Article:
Heroes Serve and Sacrifice. Warriors Make Peace.

This is the theme for our studies and readings this year as a family. As part of my education this year, I have decided to study the Book of Mormon with this theme in mind and share my insights each day. I invite you to join with me and share your insights and applications, too.

1 Nephi 1
In this chapter, Lehi shows how we can be a hero by following this pattern: ask, learn, do.

First, Lehi desired “with all his heart” to help his people so he prayed to God to ask what he needed to know and do to help them.

Second, Lehi read, studied, and “was filled with the Spirit of the Lord.” He gained knowledge and understanding of his people and their current situation and a vision of how he could help them.

Finally, Lehi did what he was inspired to do. He shared the things he had learned, including teaching and testifying “of the coming of a Messiah and the redemption of the world.”

Lehi continued to share the things he learned and invite others to learn more about Heavenly Father and His great and marvelous works even though the Jews were angry with him. Being a hero is not easy. Doing the things we are inspired to do will not always bring us lots of friends or accolades, but we will have peace knowing that we are learning and doing what God wants us to learn and do, and helping those He wants us to help, as we continue to follow this pattern and ask for additional knowledge and direction.

This pattern of ask, learn, do helps us keep our focus and priorities straight. In his talk,
Focus and Priorities,” Elder Dallin H. Oaks reminded us that our focus is to gain knowledge so that we can do what God wants us to do. The things God wants us to do become our priorities and our greatest priorities are to build eternal relationships.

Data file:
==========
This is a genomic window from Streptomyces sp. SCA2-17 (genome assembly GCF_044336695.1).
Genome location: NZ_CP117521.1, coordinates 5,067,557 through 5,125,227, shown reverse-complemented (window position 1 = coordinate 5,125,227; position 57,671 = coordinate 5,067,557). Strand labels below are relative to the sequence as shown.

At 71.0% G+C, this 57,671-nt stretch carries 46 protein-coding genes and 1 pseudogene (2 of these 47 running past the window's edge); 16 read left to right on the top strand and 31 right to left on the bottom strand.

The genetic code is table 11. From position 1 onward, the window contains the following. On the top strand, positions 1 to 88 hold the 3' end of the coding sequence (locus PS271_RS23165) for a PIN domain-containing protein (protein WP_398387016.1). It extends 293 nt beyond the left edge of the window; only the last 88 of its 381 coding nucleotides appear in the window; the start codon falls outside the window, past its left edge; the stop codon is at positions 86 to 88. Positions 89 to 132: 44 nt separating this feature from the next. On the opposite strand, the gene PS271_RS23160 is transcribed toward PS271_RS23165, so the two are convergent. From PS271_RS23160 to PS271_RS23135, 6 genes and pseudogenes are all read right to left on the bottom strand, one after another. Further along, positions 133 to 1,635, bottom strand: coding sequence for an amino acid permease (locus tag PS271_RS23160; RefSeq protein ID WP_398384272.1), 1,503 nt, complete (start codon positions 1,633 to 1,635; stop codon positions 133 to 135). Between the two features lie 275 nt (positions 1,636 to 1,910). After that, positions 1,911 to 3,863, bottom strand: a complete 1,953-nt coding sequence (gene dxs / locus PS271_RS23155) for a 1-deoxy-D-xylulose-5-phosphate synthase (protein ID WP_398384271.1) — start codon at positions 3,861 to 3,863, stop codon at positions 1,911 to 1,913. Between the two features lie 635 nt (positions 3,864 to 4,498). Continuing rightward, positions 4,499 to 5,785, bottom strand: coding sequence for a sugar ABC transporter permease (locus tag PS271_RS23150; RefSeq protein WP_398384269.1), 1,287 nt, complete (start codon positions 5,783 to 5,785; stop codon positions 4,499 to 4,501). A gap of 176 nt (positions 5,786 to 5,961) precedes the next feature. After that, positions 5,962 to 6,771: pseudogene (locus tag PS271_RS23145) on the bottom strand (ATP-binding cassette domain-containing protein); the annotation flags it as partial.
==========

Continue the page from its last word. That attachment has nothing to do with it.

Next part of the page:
“Brigham Young…declared: ‘Every discovery in science and art, that is really true and useful to mankind, has been given by direct revelation from God. … We should take advantage of all these great discoveries … and give to our children the benefit of every branch of useful knowledge, to prepare them to step forward and efficiently do their part in the great work’ (Deseret News, 22 Oct. 1862, 129).

“The ultimate Latter-day Saint priorities are twofold: First, we seek to understand our relationship to God the Eternal Father and His Son, Jesus Christ, and to secure that relationship by obtaining their saving ordinances and by keeping our personal covenants. Second, we seek to understand our relationship to our family members and to secure those relationships by the ordinances of the temple and by keeping the covenants we make in that holy place. These relationships, secured in the way I have explained, provide eternal blessings available in no other way. No combination of science, success, property, pride, prominence, or power can provide these eternal blessings!”

Lehi sought knowledge and a relationship with God. He sought to provide others with this knowledge and invite them to develop eternal relationships with God and their families. His focus and priorities were such that he willingly served and greatly sacrificed as we will see in Chapter 2. Lehi is one of my heroes.

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